As a lover of food, and a tourism professional, the fall holds a special place in my heart. The summer air cools, the season's bounty is gathered and celebrations abound. This fall, I'm particularly excited because I'm also returning to Galway, Ireland for the inaugural Food On The Edge Symposium -- where I'll experience a second harvest, of an idea planted by Chef Jp McMahon.
Millennials are a cautious bunch when it comes to their money. It's not surprising given the economic downturn of 2008 is still fresh. For many young Canadians, this market chaos was their first experience with investing. But it's important to let cooler minds prevail: avoiding the markets altogether is not wise, especially with so much time on your side.
While policy should be evidence-informed rather than belief-based, the complexity of health-system change makes it difficult to draw a straight line from one evidence-based improvement to health-system change as a whole. Improving the quality and quantity of evidence-based decision-making is perhaps the greatest challenge in systematically devising policies for bending the cost curve.
Something is amiss in Canada. A 2014 UNICEF report compared the health and development of children in Canada with 28 other wealthy nations. In spite of being a G8 country, Canada's children rank number 17th, a status that has not budged in the last 10 years. The question is, why are these problems still so widespread?
In the wake of new health expenditure data from the Canadian Institute for Health Information (CIHI), the evidence continues to mount that Canadian public health expenditure growth is moderating. Moreover, adjusting for inflation and population growth, per capita provincial and territorial government health expenditures have actually declined since their peak in 2010.
A recent court challenge before the British Columbia Supreme Court threatened to change the rules of the game for the Canadian healthcare system -- should the challenge have made its way to the Supreme Court of Canada and found success there. How our health system should be reformed, and in what measures, is nothing short of a national pastime in Canada. Too bad many get the facts wrong. Here are a few basics everyone should know.
It seems there is a disconnect between Canadians' personal views and their idea of how well the health system works for society at large. Canadians tout the public health care model as a big part of our national identity, say their experiences are mostly positive -- but then worry the system is failing.
How should psychiatrists' roles be defined in order to provide as much specialist care to as many high-needs individuals as possible in the most cost-effective way? Because psychiatrists appear to be organized in a far less than systematic fashion within Ontario's mental health system, there is a fairly steady level of unmet need no matter how many psychiatrists practice in a region.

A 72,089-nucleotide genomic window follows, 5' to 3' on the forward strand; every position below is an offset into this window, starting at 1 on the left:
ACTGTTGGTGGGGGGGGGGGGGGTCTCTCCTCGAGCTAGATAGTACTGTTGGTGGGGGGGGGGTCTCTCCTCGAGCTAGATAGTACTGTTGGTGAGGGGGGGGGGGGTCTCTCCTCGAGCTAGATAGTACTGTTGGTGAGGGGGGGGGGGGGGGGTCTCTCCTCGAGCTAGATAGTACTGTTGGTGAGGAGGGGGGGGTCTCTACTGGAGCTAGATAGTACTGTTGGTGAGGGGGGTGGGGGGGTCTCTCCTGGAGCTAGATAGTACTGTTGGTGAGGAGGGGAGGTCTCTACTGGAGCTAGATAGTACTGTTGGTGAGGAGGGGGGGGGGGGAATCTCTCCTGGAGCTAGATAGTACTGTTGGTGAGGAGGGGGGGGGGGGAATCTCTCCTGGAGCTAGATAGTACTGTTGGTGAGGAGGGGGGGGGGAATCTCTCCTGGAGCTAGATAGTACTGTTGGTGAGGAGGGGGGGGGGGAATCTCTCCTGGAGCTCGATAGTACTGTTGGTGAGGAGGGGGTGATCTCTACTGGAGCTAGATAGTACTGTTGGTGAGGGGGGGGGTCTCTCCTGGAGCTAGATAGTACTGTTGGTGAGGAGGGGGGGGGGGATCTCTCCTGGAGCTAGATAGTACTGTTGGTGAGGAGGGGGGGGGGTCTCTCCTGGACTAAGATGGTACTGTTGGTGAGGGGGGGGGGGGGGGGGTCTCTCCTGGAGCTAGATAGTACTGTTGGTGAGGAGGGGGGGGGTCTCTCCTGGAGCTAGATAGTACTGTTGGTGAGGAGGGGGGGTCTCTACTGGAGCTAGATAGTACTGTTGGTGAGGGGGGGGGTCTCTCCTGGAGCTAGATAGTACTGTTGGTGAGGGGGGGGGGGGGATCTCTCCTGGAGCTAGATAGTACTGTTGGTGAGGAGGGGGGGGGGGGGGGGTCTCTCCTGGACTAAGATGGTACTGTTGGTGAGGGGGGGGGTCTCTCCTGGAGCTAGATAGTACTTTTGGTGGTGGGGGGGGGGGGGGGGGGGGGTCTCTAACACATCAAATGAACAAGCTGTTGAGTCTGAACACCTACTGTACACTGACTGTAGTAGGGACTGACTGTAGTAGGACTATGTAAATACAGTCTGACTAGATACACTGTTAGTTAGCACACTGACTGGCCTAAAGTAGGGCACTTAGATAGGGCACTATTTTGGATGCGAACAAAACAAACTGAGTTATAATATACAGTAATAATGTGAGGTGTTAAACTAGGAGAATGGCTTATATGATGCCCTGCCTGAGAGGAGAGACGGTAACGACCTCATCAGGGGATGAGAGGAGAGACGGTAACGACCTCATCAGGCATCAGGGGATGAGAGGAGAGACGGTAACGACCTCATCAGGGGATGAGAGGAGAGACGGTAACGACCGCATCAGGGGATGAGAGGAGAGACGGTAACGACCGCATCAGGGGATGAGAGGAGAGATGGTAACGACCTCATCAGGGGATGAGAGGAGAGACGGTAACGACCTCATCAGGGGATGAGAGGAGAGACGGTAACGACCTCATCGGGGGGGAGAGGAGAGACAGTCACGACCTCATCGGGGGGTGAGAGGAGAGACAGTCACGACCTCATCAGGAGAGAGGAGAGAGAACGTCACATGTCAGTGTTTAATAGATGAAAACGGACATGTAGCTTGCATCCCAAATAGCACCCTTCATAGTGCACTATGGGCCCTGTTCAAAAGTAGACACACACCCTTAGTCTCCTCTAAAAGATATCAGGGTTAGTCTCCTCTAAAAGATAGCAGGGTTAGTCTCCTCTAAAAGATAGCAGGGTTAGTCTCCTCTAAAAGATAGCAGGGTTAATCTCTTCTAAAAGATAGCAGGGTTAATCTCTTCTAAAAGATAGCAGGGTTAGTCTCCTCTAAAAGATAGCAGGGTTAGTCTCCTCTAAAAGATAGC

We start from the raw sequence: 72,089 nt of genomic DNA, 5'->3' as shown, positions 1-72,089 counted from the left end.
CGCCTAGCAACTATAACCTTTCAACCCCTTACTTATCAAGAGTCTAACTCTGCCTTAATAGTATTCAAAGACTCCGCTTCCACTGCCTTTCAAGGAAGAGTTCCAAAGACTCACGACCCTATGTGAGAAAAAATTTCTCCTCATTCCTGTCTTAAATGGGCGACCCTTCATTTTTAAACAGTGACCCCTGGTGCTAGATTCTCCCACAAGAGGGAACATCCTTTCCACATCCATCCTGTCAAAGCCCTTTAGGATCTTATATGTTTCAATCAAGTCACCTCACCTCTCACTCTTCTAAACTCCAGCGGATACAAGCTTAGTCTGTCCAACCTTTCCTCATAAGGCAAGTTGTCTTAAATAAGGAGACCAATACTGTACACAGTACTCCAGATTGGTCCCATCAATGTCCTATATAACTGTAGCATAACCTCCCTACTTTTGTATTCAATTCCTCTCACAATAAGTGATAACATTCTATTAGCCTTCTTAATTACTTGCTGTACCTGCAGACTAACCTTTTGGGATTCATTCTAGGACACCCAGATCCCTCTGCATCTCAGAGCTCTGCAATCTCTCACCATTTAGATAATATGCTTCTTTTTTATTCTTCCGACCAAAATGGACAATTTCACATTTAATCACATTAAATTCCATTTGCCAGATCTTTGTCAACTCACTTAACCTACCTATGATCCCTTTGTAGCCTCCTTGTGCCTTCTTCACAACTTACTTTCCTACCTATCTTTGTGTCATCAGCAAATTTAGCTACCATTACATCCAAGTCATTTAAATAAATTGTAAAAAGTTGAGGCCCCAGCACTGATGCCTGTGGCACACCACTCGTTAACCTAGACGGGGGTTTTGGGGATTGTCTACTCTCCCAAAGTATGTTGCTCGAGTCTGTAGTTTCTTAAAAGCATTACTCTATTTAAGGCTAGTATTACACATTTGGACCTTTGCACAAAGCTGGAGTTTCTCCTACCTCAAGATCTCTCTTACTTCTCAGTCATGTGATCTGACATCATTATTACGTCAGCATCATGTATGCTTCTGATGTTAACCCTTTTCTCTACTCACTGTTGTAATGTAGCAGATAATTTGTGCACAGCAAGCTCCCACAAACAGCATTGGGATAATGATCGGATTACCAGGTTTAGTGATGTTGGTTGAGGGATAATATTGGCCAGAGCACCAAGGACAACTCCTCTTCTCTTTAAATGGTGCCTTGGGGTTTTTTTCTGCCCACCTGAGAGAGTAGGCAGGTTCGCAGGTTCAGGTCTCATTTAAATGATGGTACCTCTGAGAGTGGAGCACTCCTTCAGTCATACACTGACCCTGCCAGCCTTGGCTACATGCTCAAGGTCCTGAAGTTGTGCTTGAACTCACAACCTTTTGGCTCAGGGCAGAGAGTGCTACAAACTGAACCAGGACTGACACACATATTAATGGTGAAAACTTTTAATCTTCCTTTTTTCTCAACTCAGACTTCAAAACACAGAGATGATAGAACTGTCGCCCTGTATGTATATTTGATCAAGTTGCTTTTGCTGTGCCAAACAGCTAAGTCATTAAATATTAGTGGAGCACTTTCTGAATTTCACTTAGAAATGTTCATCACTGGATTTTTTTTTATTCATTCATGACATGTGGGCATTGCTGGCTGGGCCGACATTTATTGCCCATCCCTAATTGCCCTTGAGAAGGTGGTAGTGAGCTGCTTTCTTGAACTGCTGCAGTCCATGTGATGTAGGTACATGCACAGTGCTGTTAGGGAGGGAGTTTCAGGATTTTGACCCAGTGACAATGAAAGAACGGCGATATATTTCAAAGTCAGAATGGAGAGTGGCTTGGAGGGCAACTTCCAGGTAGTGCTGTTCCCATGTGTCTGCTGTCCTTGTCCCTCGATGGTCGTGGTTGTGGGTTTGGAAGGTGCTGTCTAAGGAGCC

The latest Commonwealth Study ranked Canada's health care system a dismal second to last in a list of eleven major industrialized countries. It is true that Canada's health system is fragmented and uncoordinated. Too often people fall through the cracks and we are miserable at managing patients with multiple illnesses. And too often our system feels unresponsive to the concerns of patients and their families.
In a recent study researchers called doctors' offices in Toronto while playing the role of a person looking for a family physician. Doctors' offices were 58 per cent more likely to offer an appointment if the caller mentioned that he or she had a high-status job than if he or she mentioned receiving welfare.
Jack Diamond has come a long way from the town of Piet Retief, South Africa, where he was born. Like many other South African expatriates, he would eventually find his way to Canada. But unlike many of those other Canadian immigrants, Diamond's vision, drive, and creativity would help shape the skylines in many of the biggest cities in Canada, and around the world.
At the age of 12, I developed a disorder called Trichotillomania, also known as "Hair Pulling Disorder". Trichotillomania is defined as an irresistible urge to pull out hair from one's scalp, eyebrows, or other areas of the body, resulting in noticeable bald spots/patches. It is classified as a Body-Focused Repetitive Behaviour, and roughly 1 to 2 million Canadians live with one. It's time to spread awareness.
Last Thursday, my almost-eight-year-old son's innocence was forever tainted when he discovered, through a Google search, bare-naked ladies (not the talented Canadian singing ones), on his iPod touch. We had a 'situation' here and I needed to deal with it. I didn't want my son to think he was that bad or a deviant.
One of my earliest memories as a child was going to Prince's Island Park in Calgary every June to walk The World Partnership Walk. Back then, I looked forward to it because we made it a family affair. I would head down to the park with my family and it seemed that in exchange for walking a mere 8 kilometers or so, I would receive a delicious chili lunch, have a chance to part in some fun activities, get my face painted and even come away with a few prizes (it was all well worth the stickers).
According to a recent poll, 64% of families say "eating healthy" is the top priority in protecting their health. Yet 14% say they still have this on their "to do" list. The complete list from the research findings is below. What things do you need to move from the "to do" to the "doing" list in order to keep your family healthy?